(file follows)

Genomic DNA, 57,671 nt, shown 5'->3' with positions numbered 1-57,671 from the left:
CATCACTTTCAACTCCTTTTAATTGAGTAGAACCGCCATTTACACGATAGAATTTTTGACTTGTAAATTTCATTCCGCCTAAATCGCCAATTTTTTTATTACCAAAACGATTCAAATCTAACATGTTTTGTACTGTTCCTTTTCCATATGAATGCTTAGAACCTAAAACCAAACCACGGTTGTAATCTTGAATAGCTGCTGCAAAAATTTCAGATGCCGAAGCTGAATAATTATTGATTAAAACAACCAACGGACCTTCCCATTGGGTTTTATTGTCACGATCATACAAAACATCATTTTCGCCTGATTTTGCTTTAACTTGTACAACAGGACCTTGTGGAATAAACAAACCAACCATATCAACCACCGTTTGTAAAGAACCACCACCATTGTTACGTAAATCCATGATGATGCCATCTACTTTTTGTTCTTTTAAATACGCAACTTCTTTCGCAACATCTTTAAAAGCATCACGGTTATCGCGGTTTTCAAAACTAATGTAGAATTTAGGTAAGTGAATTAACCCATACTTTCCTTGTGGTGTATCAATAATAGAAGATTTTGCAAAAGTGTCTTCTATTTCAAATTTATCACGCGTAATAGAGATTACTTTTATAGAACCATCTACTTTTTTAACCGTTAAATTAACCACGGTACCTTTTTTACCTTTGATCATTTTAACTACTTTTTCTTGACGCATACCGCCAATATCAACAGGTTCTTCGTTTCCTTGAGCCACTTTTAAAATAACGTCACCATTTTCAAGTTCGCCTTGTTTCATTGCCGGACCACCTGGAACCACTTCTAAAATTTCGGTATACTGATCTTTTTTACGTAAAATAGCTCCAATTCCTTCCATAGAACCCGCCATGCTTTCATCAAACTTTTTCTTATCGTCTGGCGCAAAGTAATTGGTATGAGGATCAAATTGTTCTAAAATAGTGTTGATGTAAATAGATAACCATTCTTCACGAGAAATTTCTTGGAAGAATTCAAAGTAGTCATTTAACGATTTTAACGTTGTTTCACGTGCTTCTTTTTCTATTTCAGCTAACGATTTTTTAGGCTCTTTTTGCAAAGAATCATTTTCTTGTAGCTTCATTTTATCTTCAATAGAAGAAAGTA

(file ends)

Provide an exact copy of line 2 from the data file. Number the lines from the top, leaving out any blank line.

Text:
CATCACTTTCAACTCCTTTTAATTGAGTAGAACCGCCATTTACACGATAGAATTTTTGACTTGTAAATTTCATTCCGCCTAAATCGCCAATTTTTTTATTACCAAAACGATTCAAATCTAACATGTTTTGTACTGTTCCTTTTCCATATGAATGCTTAGAACCTAAAACCAAACCACGGTTGTAATCTTGAATAGCTGCTGCAAAAATTTCAGATGCCGAAGCTGAATAATTATTGATTAAAACAACCAACGGACCTTCCCATTGGGTTTTATTGTCACGATCATACAAAACATCATTTTCGCCTGATTTTGCTTTAACTTGTACAACAGGACCTTGTGGAATAAACAAACCAACCATATCAACCACCGTTTGTAAAGAACCACCACCATTGTTACGTAAATCCATGATGATGCCATCTACTTTTTGTTCTTTTAAATACGCAACTTCTTTCGCAACATCTTTAAAAGCATCACGGTTATCGCGGTTTTCAAAACTAATGTAGAATTTAGGTAAGTGAATTAACCCATACTTTCCTTGTGGTGTATCAATAATAGAAGATTTTGCAAAAGTGTCTTCTATTTCAAATTTATCACGCGTAATAGAGATTACTTTTATAGAACCATCTACTTTTTTAACCGTTAAATTAACCACGGTACCTTTTTTACCTTTGATCATTTTAACTACTTTTTCTTGACGCATACCGCCAATATCAACAGGTTCTTCGTTTCCTTGAGCCACTTTTAAAATAACGTCACCATTTTCAAGTTCGCCTTGTTTCATTGCCGGACCACCTGGAACCACTTCTAAAATTTCGGTATACTGATCTTTTTTACGTAAAATAGCTCCAATTCCTTCCATAGAACCCGCCATGCTTTCATCAAACTTTTTCTTATCGTCTGGCGCAAAGTAATTGGTATGAGGATCAAATTGTTCTAAAATAGTGTTGATGTAAATAGATAACCATTCTTCACGAGAAATTTCTTGGAAGAATTCAAAGTAGTCATTTAACGATTTTAACGTTGTTTCACGTGCTTCTTTTTCTATTTCAGCTAACGATTTTTTAGGCTCTTTTTGCAAAGAATCATTTTCTTGTAGCTTCATTTTATCTTCAATAGAAGAAAGTA